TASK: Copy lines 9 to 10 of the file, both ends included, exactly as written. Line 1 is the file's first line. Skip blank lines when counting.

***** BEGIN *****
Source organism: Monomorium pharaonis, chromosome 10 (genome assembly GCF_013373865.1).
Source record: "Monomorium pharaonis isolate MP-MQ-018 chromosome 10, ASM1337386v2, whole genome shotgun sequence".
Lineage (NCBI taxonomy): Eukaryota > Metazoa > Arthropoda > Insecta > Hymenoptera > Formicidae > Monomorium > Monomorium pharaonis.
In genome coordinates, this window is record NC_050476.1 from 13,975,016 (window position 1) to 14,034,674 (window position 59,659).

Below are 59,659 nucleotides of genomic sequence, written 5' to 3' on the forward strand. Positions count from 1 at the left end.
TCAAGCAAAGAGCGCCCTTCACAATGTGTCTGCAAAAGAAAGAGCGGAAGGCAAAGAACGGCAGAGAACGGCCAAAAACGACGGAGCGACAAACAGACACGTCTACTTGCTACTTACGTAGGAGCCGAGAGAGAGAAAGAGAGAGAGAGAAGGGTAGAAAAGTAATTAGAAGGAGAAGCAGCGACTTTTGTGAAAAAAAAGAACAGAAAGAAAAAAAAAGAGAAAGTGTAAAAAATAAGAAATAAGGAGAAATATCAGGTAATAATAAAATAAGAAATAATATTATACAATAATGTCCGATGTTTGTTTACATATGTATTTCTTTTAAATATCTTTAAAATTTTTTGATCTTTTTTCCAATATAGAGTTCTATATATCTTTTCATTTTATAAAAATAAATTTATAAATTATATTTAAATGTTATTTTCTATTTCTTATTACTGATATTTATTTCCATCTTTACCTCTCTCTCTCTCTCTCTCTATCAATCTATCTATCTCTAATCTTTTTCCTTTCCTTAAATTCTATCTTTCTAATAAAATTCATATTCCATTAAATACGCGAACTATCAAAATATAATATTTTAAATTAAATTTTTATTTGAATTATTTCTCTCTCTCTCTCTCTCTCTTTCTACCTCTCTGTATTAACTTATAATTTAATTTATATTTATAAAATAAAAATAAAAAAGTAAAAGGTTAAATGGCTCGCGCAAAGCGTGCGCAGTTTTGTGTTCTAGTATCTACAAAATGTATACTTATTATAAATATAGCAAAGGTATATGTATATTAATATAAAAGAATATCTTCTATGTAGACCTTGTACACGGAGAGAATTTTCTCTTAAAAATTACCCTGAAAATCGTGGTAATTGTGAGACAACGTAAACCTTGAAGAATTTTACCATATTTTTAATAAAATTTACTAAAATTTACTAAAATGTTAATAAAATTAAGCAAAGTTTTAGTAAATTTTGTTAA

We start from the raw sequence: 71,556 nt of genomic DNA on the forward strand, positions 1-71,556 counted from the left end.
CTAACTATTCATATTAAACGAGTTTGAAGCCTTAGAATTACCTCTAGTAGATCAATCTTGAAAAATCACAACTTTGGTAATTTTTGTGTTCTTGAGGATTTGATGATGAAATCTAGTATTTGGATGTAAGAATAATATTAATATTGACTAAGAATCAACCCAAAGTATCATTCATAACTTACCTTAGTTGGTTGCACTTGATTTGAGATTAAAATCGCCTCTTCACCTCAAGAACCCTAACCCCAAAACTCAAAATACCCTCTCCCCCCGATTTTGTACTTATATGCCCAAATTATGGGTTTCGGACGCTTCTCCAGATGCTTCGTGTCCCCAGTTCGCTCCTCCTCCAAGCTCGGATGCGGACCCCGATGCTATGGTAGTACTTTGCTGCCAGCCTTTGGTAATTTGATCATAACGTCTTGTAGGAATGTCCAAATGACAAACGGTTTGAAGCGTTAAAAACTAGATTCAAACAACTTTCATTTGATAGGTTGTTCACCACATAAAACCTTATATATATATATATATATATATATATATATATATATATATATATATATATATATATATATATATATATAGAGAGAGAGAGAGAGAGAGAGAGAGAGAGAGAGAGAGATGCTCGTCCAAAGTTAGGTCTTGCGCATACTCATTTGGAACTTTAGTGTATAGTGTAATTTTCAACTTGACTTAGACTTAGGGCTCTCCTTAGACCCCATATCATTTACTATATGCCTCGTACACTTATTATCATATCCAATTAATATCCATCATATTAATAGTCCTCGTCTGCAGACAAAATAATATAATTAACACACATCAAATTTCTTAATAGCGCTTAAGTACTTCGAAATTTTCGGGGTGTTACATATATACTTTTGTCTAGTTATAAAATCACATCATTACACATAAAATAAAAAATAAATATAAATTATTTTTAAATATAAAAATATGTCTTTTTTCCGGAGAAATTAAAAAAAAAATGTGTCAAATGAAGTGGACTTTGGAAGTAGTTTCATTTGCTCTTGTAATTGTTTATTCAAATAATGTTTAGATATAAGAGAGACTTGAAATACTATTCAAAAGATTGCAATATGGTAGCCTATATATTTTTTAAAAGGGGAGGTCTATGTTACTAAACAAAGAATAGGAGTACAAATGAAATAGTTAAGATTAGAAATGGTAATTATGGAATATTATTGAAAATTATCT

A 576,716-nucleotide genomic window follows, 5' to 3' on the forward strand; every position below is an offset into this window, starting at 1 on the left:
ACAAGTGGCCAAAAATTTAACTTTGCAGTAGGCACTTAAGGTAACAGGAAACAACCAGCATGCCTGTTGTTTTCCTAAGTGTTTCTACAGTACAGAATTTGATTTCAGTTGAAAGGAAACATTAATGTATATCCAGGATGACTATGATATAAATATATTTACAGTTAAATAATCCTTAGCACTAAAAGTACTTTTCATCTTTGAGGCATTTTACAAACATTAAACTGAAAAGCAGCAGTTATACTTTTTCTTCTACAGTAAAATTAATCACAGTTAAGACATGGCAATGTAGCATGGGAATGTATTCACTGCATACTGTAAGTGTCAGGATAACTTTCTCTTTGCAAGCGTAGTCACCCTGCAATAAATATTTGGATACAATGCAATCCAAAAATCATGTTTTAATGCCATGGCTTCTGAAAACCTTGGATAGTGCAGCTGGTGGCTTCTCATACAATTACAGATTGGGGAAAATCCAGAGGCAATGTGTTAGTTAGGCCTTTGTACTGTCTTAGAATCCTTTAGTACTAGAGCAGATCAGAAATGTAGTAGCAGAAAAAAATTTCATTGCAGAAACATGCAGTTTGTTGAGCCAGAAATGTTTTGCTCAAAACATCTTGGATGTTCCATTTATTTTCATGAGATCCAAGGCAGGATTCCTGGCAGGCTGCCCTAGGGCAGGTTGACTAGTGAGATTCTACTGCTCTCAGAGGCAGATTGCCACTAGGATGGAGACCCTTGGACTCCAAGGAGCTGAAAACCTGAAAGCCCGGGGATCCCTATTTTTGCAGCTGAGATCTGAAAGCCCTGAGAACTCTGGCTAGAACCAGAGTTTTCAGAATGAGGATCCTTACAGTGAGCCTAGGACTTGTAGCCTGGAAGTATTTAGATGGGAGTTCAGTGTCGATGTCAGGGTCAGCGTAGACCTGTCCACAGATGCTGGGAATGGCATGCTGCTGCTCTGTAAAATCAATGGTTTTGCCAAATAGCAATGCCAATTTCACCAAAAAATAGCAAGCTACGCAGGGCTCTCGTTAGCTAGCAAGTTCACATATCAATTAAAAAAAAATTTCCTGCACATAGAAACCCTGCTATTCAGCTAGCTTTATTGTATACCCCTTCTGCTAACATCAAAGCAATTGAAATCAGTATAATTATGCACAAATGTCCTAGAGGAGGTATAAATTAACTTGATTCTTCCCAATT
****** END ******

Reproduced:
A 576,716-nucleotide genomic window follows, 5' to 3' on the forward strand; every position below is an offset into this window, starting at 1 on the left:
ACAAGTGGCCAAAAATTTAACTTTGCAGTAGGCACTTAAGGTAACAGGAAACAACCAGCATGCCTGTTGTTTTCCTAAGTGTTTCTACAGTACAGAATTTGATTTCAGTTGAAAGGAAACATTAATGTATATCCAGGATGACTATGATATAAATATATTTACAGTTAAATAATCCTTAGCACTAAAAGTACTTTTCATCTTTGAGGCATTTTACAAACATTAAACTGAAAAGCAGCAGTTATACTTTTTCTTCTACAGTAAAATTAATCACAGTTAAGACATGGCAATGTAGCATGGGAATGTATTCACTGCATACTGTAAGTGTCAGGATAACTTTCTCTTTGCAAGCGTAGTCACCCTGCAATAAATATTTGGATACAATGCAATCCAAAAATCATGTTTTAATGCCATGGCTTCTGAAAACCTTGGATAGTGCAGCTGGTGGCTTCTCATACAATTACAGATTGGGGAAAATCCAGAGGCAATGTGTTAGTTAGGCCTTTGTACTGTCTTAGAATCCTTTAGTACTAGAGCAGATCAGAAATGTAGTAGCAGAAAAAAATTTCATTGCAGAAACATGCAGTTTGTTGAGCCAGAAATGTTTTGCTCAAAACATCTTGGATGTTCCATTTATTTTCATGAGATCCAAGGCAGGATTCCTGGCAGGCTGCCCTAGGGCAGGTTGACTAGTGAGATTCTACTGCTCTCAGAGGCAGATTGCCACTAGGATGGAGACCCTTGGACTCCAAGGAGCTGAAAACCTGAAAGCCCGGGGATCCCTATTTTTGCAGCTGAGATCTGAAAGCCCTGAGAACTCTGGCTAGAACCAGAGTTTTCAGAATGAGGATCCTTACAGTGAGCCTAGGACTTGTAGCCTGGAAGTATTTAGATGGGAGTTCAGTGTCGATGTCAGGGTCAGCGTAGACCTGTCCACAGATGCTGGGAATGGCATGCTGCTGCTCTGTAAAATCAATGGTTTTGCCAAATAGCAATGCCAATTTCACCAAAAAATAGCAAGCTACGCAGGGCTCTCGTTAGCTAGCAAGTTCACATATCAATTAAAAAAAAATTTCCTGCACATAGAAACCCTGCTATTCAGCTAGCTTTATTGTATACCCCTTCTGCTAACATCAAAGCAATTGAAATCAGTATAATTATGCACAAATGTCCTAGAGGAGGTATAAATTAACTTGATTCTTCCCAATT